Day of silence in Ukrainian election
Campaigning is not allowed on the day before the election, giving the 18 candidates in the running a chance to catch their breath while almost 40 million voters contemplate the future of their country.
The Ukrainian capital Kiev lies covered in snow and very quiet, like the calm before the storm.
Ukrainians are most familiar with three names among the candidates – the head of the Party of Regions Viktor Yanukovich, current Prime Minister Yulia Timoshenko and current President Viktor Yushchenko.
Ukraine, Kiev: Ukrainian opposition leader, presidential candidate Viktor Yanukovich waves to his supporters in central Kiev on January 15, 2010. (AFP Photo / Sergei Supinsky)
Ukrainian elections are notorious for campaigns of criticism and this year’s presidential race has been no difference.
Last night some candidates made high-profile speeches. Viktor Yanukovich even held a gathering on a square in central Kiev (but not on the famous Independence Square which has been made off-limits during these elections).
Once again Yanukovich said that the current administration has failed to deliver on its promises while bankrupting the country.
Prime Minister Yulia Timoshenko appeared on national television last night speaking about national unity. This is an important time for Ukrainian people to come together and make their voices heard and stand strong, she said.
The Ukrainian Postal Service has been conducting an intensive election awareness campaign, which seems to have paid off as recent polls showed that up to 89% of eligible voters intend to cast their ballot in Sunday’s election. Still, there is some conflicting information about voter apathy, with a number of voters expressing disappointment and saying they doubt anything will change.
Selling a vote as motivation to go to polls
Ukraine, Kiev: Ukraine's Prime Minister and Presidential candidate Yulia Tymoshenko in Kiev on January 14, 2010. (AFP Photo / Sergei Supinsky)
“They keep promising things, but I never believe them. I’ve been voting properly, for free, for my entire life, but nothing has changed,” said Kushnerenko. “So this time I’ve put my vote up for sale for $US 50. I’m not selling my country, I’m just trying to motivate myself.”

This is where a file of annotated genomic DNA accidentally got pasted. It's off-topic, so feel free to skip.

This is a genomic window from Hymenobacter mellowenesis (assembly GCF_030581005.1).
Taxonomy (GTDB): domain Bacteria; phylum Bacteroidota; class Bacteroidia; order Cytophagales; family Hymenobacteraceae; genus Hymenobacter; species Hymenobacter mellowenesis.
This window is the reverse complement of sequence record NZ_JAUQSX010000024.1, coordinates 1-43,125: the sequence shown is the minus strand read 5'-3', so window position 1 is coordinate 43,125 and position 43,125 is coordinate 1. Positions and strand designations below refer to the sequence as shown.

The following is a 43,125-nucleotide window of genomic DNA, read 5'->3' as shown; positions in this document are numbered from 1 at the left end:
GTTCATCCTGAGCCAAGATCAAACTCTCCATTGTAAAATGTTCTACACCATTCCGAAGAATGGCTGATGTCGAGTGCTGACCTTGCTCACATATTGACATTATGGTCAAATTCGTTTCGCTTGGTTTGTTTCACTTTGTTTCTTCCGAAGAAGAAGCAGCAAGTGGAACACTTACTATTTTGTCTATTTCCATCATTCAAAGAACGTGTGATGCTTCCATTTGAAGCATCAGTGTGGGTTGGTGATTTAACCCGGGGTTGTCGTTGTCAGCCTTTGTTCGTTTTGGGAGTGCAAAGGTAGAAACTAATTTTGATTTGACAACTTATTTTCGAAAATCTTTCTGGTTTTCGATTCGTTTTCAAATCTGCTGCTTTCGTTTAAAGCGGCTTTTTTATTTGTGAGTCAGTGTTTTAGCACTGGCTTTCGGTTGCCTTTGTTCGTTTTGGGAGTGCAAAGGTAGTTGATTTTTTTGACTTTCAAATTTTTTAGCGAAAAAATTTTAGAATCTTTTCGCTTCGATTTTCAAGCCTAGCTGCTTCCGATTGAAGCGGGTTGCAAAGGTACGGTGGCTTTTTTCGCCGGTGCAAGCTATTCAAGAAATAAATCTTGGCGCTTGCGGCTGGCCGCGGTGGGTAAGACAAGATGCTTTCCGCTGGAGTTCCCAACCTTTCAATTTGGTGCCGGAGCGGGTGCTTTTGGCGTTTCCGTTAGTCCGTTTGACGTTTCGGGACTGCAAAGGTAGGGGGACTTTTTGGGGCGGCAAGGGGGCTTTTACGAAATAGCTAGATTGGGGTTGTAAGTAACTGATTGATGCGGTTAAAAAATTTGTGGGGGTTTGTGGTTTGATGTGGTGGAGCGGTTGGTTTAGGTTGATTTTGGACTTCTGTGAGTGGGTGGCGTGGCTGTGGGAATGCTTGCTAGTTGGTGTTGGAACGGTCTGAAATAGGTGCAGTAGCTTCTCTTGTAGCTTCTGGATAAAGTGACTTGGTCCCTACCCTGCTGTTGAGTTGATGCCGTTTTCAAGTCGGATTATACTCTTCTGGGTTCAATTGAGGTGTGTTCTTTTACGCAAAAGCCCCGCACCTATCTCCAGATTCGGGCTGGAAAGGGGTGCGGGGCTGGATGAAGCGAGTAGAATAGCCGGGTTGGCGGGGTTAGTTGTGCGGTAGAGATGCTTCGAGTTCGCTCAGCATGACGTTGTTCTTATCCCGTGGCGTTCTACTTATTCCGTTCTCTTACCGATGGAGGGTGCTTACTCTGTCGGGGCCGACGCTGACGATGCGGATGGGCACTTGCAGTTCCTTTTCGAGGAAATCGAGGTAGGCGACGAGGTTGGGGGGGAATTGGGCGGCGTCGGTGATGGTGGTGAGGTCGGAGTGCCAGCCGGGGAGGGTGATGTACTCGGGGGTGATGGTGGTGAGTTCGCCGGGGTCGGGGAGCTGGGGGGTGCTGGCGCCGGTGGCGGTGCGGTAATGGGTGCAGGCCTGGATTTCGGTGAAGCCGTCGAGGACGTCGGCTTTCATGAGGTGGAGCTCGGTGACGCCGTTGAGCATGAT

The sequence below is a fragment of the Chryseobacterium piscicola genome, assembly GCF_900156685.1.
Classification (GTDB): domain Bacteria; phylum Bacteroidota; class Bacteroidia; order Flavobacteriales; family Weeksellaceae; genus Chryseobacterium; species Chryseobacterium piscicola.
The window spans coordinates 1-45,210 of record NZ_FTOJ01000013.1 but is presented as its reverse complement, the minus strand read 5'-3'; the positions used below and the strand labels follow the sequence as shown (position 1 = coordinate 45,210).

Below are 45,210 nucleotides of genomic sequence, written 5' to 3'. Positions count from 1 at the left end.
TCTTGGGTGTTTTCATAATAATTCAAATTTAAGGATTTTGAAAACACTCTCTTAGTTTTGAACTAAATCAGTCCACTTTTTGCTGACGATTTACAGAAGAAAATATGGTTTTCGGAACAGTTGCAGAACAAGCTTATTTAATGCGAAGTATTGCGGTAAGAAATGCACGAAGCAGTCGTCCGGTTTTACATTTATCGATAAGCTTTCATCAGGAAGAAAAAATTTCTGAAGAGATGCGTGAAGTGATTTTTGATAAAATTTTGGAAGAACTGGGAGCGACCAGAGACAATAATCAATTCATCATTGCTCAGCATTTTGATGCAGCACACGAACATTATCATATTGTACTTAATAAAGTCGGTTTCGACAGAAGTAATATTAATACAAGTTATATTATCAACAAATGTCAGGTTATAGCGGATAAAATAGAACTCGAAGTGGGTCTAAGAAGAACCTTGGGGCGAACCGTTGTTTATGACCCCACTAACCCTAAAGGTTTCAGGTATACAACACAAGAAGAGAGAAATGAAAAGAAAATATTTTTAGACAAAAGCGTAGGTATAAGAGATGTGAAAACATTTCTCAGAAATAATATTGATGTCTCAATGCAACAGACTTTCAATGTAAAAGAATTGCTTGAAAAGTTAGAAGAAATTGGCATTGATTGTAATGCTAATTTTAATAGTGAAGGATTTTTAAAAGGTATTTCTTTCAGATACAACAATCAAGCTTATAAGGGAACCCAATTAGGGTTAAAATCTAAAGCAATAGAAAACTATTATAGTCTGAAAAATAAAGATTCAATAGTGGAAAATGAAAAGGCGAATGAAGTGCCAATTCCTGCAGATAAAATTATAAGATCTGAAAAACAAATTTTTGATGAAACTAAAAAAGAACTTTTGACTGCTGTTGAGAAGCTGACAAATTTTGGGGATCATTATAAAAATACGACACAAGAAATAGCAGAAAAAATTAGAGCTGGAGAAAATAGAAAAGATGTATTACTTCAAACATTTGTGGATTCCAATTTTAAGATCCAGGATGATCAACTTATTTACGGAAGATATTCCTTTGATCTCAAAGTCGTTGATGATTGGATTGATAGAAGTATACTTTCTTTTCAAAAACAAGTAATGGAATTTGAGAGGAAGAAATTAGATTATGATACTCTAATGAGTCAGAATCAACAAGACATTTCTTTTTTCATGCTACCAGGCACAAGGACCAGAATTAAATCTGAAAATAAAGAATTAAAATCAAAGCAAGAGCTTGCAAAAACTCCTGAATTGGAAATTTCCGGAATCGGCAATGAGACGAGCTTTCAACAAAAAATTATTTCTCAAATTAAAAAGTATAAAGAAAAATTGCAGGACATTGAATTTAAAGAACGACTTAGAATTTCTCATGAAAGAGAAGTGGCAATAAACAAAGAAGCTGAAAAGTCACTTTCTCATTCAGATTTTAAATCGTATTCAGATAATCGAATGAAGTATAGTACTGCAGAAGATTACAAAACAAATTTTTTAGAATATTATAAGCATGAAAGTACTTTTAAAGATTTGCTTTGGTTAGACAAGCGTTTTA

Proposals like Dmitry’s have rocked the Internet during the last week of the campaign. And despite a general feeling that voting is crucial for the country, a risk of insufficient turnout still remains possible.
But the leading candidates seemed confident. “We are doing everything to improve the lives of ordinary people. On January 17 we will take an important step towards the future. The Ukrainian people must take this step with us,” declared presidential candidate Viktor Yanukovich.
“Today our country depends on how well our tycoons are doing. But we must live according to the constitution if we want a better future. I want the law to be respected in Ukraine,” echoed another presidential hopeful Yulia Tymoshenko.
Pundits say the actions of politicians over the last few years have left many Ukrainians disillusioned about their actual ability to run the country.
“Pedophiles could easily be among them”
Although the presidential campaign was clear of major scandals, it had a rather dirty start.
A child sex abuse story at a popular Crimean summer camp involving several parliamentarians made headlines in Ukraine on the very first day of campaigning. The case quickly died out and nothing was proven, but it still made some re-think their attitude.
“People easily believed that story simply because we have had cases of politicians [in Ukraine], who murdered people,” said political analyst Dmitry Vydrin. “We have had cases of politicians who became millionaires and cannot explain how they earned their first million. We have had cases of politicians who bribed their universities to buy their diplomas. So therefore there easily could have been pedophiles among them.”
Inevitable second round
Eighteen candidates are running for the presidential post with no one likely to garner more than 50% of the vote in the first round. Only two will make it to the second round run-off. The public doesn't know what to expect once the race moves into its most decisive stage, between January the 18th and the final ballot on February the 7th.
Experts have described the campaign as rather quiet, but many suggest the main candidates have been saving their strength for the second round. And given that nobody doubts who will make it, it may well turn into a battle to remember.